We are still feeling a little overwhelmed by the incredible responses that we’ve had to our work over here, but today is the day that we are starting in earnest to make all our plans come together. We have been able to do all of this because of around 150 donors. Some could only afford €5, and the largest donation was €700, with a ton of different amounts in between. Fundraising has taken over mine and Nicole’s Facebook pages and I’ve almost forgotten what it feels like to hassle people to come to a nightclub or a bar or boat party. I’m sure when March comes around, and we get back to Ibiza, I’ll have to put my work head back on and get back to it, until then this is work, this is our focus.
So, today we were up bright and early to be picked up my our new best friend/driver Laury. He has an amazing infectious laugh, 3 kids he doesn’t know the ages of (that’s their mothers “thing” apparently), but is proud to say they are called “Godknows” “Prince” and “Richmond”. We particularly liked Godknows as that would be hours of fun after a few beers or the local drink of choice, Super Chibuku. With roads being as they are, and old cars being as they are over here, we were delayed somewhat by a breakdown. Our 2nd since the weekend after a blowout on the main road to Harare on Saturday. We finally got on our way around 1pm and headed straight for the Orphanage. This would be our first visit since that grim day described in Day 6.
Today, however, everything felt a little different. Everything has started to progress a little. The sun was out, and the streets were dry for a change. It was as if today was destined to be a positive one and we’d try our best to make sure that it was.
As soon as we pulled up to the house, some of the smaller children ran out to meet us. Including, yes, you guessed it, Macdaniel. I think they all just like to see what the noises are outside the house and come running, but as soon as he recognised Nicole his smile beamed from ear to ear and he gave her a massive hug. I think he’s found a new best friend.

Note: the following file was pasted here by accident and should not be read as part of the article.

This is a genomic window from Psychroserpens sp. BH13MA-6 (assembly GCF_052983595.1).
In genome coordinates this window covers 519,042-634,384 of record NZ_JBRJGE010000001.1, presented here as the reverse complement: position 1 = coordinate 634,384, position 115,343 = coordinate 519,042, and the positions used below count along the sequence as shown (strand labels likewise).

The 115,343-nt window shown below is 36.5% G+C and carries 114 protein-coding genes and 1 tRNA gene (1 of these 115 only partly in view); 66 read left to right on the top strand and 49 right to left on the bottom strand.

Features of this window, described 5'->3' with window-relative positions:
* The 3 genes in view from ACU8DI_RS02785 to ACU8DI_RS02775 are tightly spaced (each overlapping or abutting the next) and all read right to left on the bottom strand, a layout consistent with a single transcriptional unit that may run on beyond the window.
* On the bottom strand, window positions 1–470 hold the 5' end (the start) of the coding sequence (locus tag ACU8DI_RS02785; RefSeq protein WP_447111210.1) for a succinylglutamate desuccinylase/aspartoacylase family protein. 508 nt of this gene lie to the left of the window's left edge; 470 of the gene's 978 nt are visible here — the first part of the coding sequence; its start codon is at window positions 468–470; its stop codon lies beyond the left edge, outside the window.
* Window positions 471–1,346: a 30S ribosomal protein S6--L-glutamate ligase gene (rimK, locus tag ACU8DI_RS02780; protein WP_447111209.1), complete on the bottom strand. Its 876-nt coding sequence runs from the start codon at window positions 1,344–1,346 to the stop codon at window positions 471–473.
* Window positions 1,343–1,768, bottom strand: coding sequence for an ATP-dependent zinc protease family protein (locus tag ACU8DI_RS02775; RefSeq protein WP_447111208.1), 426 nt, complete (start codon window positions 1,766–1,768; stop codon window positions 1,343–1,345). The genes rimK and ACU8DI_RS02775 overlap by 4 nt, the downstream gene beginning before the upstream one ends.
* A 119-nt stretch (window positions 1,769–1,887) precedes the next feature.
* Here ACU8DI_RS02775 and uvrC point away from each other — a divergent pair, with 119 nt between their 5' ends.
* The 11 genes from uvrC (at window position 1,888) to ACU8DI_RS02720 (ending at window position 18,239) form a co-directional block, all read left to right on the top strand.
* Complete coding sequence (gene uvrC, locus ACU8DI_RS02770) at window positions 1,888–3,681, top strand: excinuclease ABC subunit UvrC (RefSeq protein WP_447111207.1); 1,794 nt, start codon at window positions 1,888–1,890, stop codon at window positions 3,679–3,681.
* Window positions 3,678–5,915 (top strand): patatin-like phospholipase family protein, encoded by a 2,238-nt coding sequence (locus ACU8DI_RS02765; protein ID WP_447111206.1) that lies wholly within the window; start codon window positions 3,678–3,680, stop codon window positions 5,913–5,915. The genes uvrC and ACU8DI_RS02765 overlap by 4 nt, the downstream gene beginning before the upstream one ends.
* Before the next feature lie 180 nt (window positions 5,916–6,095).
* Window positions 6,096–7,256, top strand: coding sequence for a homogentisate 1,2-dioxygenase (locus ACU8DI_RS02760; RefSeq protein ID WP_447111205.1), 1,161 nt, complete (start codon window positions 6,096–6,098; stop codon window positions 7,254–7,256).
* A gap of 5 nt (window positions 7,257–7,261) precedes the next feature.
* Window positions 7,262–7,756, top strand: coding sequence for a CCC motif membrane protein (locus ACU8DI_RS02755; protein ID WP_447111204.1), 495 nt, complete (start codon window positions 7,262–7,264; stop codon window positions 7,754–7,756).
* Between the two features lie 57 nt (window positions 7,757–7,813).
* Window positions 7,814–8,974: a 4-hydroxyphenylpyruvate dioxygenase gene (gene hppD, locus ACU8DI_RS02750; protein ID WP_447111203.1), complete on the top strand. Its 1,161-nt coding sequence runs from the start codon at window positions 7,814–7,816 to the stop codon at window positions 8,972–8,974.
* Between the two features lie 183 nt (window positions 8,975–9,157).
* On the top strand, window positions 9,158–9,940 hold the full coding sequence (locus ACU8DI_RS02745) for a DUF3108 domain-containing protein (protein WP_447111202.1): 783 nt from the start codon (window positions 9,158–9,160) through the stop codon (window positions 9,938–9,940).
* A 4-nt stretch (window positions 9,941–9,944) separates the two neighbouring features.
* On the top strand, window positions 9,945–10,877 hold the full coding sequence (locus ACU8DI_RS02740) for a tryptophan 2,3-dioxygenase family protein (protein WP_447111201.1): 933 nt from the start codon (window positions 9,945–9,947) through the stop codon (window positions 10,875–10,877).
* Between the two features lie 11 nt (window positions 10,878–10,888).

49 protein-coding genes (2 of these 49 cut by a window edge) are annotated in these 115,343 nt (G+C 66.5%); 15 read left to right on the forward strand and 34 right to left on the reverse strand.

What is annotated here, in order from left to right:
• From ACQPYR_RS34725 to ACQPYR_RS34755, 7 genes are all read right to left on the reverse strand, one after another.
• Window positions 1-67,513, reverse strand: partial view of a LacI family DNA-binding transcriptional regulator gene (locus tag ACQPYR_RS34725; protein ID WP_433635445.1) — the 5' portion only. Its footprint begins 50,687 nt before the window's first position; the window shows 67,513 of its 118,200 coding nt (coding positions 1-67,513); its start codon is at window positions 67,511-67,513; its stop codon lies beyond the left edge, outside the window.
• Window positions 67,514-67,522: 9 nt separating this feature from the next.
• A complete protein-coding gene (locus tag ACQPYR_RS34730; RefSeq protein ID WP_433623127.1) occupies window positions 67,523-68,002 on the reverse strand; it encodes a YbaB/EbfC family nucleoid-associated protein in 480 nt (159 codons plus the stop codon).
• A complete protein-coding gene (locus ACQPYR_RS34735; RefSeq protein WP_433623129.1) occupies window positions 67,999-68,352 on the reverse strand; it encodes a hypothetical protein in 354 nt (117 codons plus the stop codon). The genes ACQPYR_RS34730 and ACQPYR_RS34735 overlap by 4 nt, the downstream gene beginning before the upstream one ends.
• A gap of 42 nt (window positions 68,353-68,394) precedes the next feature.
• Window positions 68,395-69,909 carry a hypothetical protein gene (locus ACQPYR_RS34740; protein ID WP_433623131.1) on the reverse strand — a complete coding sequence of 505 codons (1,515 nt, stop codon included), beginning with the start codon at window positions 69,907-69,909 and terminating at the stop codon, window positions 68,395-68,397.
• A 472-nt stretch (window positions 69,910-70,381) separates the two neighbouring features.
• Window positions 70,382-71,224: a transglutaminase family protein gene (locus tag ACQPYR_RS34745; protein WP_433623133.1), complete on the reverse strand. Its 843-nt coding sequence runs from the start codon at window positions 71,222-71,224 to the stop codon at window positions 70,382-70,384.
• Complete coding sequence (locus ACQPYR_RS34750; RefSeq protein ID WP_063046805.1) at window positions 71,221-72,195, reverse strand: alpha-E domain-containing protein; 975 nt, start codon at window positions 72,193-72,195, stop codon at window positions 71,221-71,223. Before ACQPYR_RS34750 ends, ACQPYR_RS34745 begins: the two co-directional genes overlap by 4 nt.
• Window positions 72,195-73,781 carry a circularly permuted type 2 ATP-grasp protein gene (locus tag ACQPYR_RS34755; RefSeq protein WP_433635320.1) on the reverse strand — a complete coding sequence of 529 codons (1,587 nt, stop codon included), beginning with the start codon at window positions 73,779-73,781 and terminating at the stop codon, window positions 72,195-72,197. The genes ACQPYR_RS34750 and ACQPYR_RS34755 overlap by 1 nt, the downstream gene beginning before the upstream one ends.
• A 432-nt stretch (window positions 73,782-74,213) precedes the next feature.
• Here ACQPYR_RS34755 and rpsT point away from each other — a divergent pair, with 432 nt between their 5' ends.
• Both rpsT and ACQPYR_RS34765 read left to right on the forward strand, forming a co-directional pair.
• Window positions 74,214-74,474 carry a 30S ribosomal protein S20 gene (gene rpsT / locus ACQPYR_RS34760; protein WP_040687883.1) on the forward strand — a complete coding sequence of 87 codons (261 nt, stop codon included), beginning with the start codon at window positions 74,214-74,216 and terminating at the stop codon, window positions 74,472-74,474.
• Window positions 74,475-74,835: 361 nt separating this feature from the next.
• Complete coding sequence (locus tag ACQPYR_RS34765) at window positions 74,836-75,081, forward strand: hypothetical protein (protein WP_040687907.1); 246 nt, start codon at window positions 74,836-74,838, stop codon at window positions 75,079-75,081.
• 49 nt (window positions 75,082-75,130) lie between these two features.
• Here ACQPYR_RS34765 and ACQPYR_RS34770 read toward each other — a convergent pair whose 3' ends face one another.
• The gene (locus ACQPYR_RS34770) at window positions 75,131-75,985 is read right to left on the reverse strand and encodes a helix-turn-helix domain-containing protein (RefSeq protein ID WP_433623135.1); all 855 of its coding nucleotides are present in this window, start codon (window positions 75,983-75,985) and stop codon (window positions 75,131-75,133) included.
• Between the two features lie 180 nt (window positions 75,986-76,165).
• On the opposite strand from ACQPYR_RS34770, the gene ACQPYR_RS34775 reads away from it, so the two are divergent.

Upon entering the house the throat choking, lung filling, open fire in the kitchen was no more and replaced by a gas stove. Far from ideal and still on the floor, but its a step up from cooking with damp wood in the corner. We’ll look to see if we can make this a little better by actually having a real gas stove rather than what looks like a travel, table top one.
One thing became even more noticeable to me this time around though. The flies. I saw them on my last visit, but perhaps I was so blinded by the plight of the children that I didn’t really understand the sheer quantity of them that seemed to cover everything. The kitchen, in particular, was a hot spot for them. As I took some measurements of each room so that I could paint later in the week, I needed to use the table that is used to prepare all their food and knocked some pans as I did it. All of a sudden, the room was filled with a swarm of flies coming out of every imaginable container, behind the table and from around the food. Anyone who knows me, knows I love a good swat of a fly, but this was ridiculous… It’d be impossible to make a dent! I know that the internet is awash with images of helpless African children with flies crawling everywhere, but I’d never really seen that many in one place before today and it totally shocked me. I think what is needed is proper kitchen storage, proper understanding of food preparation and proper cleaning is essential to stop food contamination and to curb the fly infestation. I sense a job for our very own clean freak Nicole!
Today we learned that some of the boys were still off from school because they owed another $10 each to the school to cover some fee or another. This meant that they were away from all forms of education as they simply cannot afford it and getting any meal at all is more of a priority to these kids than school is at the moment. We’ll look to speak with the schools of each child and really see if we can make sure that none ever have to stay home simply because they can’t afford the fee’s to go. Those reading this of school age might think its amazing that they get to stay home, but everyone else will understand that there is only one chance for these kids to get an education to encourage their ever expanding minds and give them something to build a life for their own on. Imagine $10 being the difference between getting an education that will last a lifetime, or not. Its crazy to think thats how it is over here, but it is. If you’d like to donate and help, click here.